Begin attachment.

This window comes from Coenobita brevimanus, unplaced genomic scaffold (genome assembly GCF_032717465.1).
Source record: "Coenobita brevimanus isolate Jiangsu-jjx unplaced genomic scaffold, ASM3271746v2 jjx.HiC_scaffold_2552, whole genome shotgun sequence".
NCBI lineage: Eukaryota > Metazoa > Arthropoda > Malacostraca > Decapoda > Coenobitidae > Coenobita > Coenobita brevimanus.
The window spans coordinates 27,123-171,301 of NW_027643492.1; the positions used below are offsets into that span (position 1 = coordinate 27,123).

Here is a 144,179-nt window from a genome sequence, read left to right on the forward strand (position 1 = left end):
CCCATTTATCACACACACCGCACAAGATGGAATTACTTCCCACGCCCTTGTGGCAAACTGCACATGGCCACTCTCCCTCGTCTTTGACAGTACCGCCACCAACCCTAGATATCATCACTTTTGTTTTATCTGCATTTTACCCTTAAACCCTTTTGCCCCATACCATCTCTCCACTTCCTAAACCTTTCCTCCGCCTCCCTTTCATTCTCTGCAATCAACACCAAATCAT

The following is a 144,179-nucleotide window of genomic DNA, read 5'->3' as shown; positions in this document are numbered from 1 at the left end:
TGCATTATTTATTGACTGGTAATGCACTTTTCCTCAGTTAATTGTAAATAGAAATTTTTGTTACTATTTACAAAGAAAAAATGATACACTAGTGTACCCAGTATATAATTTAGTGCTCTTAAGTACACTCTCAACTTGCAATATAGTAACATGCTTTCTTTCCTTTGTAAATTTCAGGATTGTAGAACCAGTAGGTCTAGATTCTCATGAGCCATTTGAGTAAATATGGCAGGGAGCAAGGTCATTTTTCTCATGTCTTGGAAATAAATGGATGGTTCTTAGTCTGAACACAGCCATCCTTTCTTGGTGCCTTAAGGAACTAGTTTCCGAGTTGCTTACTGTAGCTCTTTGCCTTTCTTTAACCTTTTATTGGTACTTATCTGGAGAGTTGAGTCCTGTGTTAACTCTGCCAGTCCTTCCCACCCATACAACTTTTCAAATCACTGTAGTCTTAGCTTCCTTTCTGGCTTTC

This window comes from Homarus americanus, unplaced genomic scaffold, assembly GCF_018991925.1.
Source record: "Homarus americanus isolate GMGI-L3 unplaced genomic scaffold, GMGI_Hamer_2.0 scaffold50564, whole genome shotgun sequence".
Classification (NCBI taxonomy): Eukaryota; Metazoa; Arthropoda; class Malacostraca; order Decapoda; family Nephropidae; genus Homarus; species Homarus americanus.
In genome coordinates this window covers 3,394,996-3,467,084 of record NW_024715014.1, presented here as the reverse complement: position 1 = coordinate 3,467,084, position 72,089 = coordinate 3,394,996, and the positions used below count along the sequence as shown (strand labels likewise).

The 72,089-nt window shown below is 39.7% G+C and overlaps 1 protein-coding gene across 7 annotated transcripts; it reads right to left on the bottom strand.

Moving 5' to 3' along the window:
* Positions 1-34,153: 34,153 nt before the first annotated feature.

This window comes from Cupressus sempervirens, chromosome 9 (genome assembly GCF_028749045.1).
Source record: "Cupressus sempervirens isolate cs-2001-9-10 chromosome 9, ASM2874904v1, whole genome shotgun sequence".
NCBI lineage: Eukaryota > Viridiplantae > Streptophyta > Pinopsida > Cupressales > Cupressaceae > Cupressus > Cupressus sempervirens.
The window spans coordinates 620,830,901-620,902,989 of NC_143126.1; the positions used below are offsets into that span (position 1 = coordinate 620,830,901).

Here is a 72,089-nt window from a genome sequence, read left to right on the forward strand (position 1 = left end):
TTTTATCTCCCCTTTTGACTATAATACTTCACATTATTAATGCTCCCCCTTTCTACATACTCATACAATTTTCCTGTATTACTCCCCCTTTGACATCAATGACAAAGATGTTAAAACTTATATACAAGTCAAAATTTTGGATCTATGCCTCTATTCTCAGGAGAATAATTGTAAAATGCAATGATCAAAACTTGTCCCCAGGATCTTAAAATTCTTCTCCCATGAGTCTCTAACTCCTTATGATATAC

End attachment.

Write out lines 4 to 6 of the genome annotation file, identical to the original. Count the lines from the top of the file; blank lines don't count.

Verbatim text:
The window spans coordinates 27,123-171,301 of NW_027643492.1; the positions used below are offsets into that span (position 1 = coordinate 27,123).

Here is a 144,179-nt window from a genome sequence, read left to right on the forward strand (position 1 = left end):
CCCATTTATCACACACACCGCACAAGATGGAATTACTTCCCACGCCCTTGTGGCAAACTGCACATGGCCACTCTCCCTCGTCTTTGACAGTACCGCCACCAACCCTAGATATCATCACTTTTGTTTTATCTGCATTTTACCCTTAAACCCTTTTGCCCCATACCATCTCTCCACTTCCTAAACCTTTCCTCCGCCTCCCTTTCATTCTCTGCAATCAACACCAAATCAT